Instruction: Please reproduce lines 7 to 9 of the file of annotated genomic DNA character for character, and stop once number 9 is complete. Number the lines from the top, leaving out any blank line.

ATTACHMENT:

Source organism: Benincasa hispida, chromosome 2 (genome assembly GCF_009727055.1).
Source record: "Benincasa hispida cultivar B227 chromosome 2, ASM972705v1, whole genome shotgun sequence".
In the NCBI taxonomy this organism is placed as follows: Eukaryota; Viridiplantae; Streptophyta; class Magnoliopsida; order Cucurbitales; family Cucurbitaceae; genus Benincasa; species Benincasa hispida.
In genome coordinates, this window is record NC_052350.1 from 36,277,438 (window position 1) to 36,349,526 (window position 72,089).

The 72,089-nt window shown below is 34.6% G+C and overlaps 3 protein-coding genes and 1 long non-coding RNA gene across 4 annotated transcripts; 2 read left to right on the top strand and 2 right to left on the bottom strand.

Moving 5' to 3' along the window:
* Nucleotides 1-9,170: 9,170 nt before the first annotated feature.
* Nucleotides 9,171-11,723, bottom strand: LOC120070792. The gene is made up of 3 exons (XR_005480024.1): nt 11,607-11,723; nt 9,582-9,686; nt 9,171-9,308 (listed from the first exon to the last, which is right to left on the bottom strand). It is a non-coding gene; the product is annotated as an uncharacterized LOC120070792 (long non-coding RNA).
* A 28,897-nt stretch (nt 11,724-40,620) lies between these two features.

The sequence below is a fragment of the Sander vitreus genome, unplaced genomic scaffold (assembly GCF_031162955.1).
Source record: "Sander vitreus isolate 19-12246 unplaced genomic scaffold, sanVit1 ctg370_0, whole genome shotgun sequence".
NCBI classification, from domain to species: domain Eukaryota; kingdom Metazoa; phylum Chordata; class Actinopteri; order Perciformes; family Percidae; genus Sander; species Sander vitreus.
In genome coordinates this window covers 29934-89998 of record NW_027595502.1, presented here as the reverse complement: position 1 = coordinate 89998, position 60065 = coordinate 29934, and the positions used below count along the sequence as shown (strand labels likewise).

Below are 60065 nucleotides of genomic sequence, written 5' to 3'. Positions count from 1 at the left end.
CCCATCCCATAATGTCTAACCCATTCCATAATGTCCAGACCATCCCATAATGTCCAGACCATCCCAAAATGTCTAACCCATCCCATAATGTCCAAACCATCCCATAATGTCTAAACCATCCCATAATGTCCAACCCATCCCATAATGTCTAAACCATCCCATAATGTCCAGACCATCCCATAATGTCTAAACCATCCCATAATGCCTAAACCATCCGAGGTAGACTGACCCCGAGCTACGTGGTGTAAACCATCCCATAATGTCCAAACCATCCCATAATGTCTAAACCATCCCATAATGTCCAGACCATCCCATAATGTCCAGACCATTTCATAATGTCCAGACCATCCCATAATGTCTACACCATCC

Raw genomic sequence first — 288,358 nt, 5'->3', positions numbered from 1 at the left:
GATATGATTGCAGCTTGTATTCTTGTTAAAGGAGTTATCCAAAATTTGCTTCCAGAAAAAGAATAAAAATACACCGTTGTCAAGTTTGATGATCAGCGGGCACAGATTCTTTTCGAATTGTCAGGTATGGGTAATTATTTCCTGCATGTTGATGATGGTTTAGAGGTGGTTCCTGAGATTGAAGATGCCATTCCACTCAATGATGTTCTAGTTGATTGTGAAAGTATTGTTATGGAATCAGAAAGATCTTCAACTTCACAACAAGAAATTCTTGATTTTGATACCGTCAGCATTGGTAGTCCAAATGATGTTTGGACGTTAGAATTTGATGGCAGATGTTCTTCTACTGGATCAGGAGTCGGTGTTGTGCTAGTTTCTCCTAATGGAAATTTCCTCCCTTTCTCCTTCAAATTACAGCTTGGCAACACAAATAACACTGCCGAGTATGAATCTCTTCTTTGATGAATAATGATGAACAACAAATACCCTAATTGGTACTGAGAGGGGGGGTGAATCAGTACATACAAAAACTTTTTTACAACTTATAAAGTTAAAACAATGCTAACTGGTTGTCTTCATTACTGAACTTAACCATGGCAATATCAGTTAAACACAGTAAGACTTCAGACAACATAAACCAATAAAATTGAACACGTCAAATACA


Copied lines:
* Nucleotides 1-9,170: 9,170 nt before the first annotated feature.
* Nucleotides 9,171-11,723, bottom strand: LOC120070792. The gene is made up of 3 exons (XR_005480024.1): nt 11,607-11,723; nt 9,582-9,686; nt 9,171-9,308 (listed from the first exon to the last, which is right to left on the bottom strand). It is a non-coding gene; the product is annotated as an uncharacterized LOC120070792 (long non-coding RNA).
* A 28,897-nt stretch (nt 11,724-40,620) lies between these two features.